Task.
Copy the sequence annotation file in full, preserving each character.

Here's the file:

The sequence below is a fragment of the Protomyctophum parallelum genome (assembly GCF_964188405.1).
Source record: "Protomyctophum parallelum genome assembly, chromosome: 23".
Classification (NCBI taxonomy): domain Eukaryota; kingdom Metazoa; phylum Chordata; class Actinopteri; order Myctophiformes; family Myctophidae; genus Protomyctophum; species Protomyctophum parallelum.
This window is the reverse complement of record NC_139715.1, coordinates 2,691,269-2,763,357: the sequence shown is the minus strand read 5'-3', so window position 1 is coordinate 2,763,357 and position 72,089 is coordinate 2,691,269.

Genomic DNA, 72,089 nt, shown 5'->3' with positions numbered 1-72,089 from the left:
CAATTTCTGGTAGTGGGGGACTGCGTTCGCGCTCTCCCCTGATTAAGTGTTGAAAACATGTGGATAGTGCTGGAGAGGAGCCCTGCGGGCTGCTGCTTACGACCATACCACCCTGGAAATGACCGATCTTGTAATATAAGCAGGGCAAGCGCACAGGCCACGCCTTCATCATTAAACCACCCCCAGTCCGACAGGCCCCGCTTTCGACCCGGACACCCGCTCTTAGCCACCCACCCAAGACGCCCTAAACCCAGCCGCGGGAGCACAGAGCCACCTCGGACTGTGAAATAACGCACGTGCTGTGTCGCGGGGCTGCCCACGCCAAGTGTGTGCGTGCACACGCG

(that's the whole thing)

The sequence below is a fragment of the Protomyctophum parallelum genome (assembly GCF_964188405.1).
Source record: "Protomyctophum parallelum genome assembly, chromosome: 23".
Classification (NCBI taxonomy): domain Eukaryota; kingdom Metazoa; phylum Chordata; class Actinopteri; order Myctophiformes; family Myctophidae; genus Protomyctophum; species Protomyctophum parallelum.
This window is the reverse complement of record NC_139715.1, coordinates 2,691,269-2,763,357: the sequence shown is the minus strand read 5'-3', so window position 1 is coordinate 2,763,357 and position 72,089 is coordinate 2,691,269.

Genomic DNA, 72,089 nt, shown 5'->3' with positions numbered 1-72,089 from the left:
CAATTTCTGGTAGTGGGGGACTGCGTTCGCGCTCTCCCCTGATTAAGTGTTGAAAACATGTGGATAGTGCTGGAGAGGAGCCCTGCGGGCTGCTGCTTACGACCATACCACCCTGGAAATGACCGATCTTGTAATATAAGCAGGGCAAGCGCACAGGCCACGCCTTCATCATTAAACCACCCCCAGTCCGACAGGCCCCGCTTTCGACCCGGACACCCGCTCTTAGCCACCCACCCAAGACGCCCTAAACCCAGCCGCGGGAGCACAGAGCCACCTCGGACTGTGAAATAACGCACGTGCTGTGTCGCGGGGCTGCCCACGCCAAGTGTGTGCGTGCACACGCG